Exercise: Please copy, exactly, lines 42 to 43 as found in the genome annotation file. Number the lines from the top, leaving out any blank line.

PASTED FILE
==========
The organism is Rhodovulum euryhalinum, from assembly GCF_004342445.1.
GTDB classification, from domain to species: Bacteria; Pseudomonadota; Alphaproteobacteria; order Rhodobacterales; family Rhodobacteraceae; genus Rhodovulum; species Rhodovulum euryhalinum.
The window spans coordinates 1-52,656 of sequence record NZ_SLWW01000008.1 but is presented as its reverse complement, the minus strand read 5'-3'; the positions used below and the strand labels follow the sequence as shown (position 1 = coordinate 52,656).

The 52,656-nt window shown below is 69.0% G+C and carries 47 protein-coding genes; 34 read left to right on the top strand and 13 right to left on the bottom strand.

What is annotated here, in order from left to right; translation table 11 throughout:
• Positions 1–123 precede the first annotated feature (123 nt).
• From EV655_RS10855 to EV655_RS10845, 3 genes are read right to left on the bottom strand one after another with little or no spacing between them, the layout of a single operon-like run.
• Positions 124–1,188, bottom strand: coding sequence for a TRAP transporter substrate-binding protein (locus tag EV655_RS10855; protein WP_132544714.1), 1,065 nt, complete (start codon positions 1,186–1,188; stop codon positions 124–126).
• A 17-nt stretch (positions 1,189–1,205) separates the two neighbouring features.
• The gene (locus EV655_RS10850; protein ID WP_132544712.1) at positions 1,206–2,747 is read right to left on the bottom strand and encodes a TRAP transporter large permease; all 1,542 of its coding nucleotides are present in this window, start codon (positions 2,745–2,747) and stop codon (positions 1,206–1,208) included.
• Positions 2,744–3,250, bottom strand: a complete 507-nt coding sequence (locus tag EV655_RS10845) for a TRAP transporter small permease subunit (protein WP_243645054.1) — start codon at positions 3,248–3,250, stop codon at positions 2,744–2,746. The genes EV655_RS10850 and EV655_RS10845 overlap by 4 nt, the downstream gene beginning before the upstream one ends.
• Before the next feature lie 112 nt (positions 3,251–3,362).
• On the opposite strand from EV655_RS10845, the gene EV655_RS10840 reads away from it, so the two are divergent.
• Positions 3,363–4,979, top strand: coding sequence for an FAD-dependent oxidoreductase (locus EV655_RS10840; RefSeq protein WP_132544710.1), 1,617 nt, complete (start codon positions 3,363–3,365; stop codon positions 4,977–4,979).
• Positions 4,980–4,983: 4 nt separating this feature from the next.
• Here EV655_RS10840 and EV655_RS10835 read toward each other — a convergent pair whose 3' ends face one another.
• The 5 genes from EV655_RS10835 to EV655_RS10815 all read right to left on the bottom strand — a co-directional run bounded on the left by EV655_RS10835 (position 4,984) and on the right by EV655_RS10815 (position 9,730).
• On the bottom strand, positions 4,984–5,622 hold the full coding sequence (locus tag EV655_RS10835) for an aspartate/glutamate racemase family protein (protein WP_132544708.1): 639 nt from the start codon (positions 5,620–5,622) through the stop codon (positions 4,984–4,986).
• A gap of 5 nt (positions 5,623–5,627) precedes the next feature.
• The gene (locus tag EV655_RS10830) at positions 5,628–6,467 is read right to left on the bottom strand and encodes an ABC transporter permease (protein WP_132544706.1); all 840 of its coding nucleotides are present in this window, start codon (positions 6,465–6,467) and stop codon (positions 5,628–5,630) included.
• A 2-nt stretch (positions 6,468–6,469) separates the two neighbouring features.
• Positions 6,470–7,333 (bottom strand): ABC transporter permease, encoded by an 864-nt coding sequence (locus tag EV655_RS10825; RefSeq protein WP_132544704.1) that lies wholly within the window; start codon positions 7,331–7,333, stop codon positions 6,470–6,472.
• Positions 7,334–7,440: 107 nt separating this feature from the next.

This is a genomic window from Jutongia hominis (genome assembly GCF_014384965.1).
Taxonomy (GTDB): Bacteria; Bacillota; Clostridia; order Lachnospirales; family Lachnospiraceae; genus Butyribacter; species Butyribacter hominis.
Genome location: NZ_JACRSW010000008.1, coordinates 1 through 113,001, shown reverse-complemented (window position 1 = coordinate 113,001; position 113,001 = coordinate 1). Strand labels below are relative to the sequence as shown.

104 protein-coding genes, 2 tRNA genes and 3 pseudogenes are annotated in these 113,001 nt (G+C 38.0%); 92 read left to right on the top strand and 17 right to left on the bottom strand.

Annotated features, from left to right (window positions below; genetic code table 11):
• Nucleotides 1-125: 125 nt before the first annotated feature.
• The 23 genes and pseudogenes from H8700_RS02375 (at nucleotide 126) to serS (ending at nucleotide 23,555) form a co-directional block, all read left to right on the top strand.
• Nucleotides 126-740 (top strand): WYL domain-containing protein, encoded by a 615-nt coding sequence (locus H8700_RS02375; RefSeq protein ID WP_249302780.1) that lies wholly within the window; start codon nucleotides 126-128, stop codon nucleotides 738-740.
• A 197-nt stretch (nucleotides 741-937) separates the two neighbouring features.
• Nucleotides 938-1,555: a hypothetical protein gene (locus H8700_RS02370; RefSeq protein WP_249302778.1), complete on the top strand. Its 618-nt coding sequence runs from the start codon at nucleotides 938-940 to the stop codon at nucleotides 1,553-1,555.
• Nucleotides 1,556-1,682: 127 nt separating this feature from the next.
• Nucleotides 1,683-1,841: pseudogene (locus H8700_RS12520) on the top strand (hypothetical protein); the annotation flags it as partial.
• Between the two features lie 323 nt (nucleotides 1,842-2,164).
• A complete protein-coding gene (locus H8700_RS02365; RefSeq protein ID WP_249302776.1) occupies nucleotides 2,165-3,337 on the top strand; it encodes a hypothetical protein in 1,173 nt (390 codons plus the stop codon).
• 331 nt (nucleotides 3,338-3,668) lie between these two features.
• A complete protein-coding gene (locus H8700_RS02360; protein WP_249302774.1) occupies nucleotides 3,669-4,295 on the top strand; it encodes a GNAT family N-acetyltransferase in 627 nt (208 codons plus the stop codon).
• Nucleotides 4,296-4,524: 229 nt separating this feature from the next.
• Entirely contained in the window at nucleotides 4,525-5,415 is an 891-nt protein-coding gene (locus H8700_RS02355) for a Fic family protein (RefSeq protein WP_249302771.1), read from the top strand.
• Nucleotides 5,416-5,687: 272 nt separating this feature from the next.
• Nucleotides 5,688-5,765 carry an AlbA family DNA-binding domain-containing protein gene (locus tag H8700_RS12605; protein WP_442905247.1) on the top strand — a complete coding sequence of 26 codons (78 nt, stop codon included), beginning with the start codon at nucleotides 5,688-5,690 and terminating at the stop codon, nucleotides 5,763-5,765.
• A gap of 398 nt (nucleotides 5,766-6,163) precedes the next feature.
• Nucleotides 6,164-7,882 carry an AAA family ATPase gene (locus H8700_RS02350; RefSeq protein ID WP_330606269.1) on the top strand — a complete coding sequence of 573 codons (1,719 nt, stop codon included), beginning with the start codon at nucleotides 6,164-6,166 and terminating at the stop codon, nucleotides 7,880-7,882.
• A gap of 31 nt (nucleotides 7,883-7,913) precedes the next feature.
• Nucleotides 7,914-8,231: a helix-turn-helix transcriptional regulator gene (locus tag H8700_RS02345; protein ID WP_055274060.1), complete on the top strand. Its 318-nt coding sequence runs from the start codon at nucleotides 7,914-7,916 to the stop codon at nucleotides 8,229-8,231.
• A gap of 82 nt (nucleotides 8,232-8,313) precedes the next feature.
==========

• Nucleotides 5,416-5,687: 272 nt separating this feature from the next.
• Nucleotides 5,688-5,765 carry an AlbA family DNA-binding domain-containing protein gene (locus tag H8700_RS12605; protein WP_442905247.1) on the top strand — a complete coding sequence of 26 codons (78 nt, stop codon included), beginning with the start codon at nucleotides 5,688-5,690 and terminating at the stop codon, nucleotides 5,763-5,765.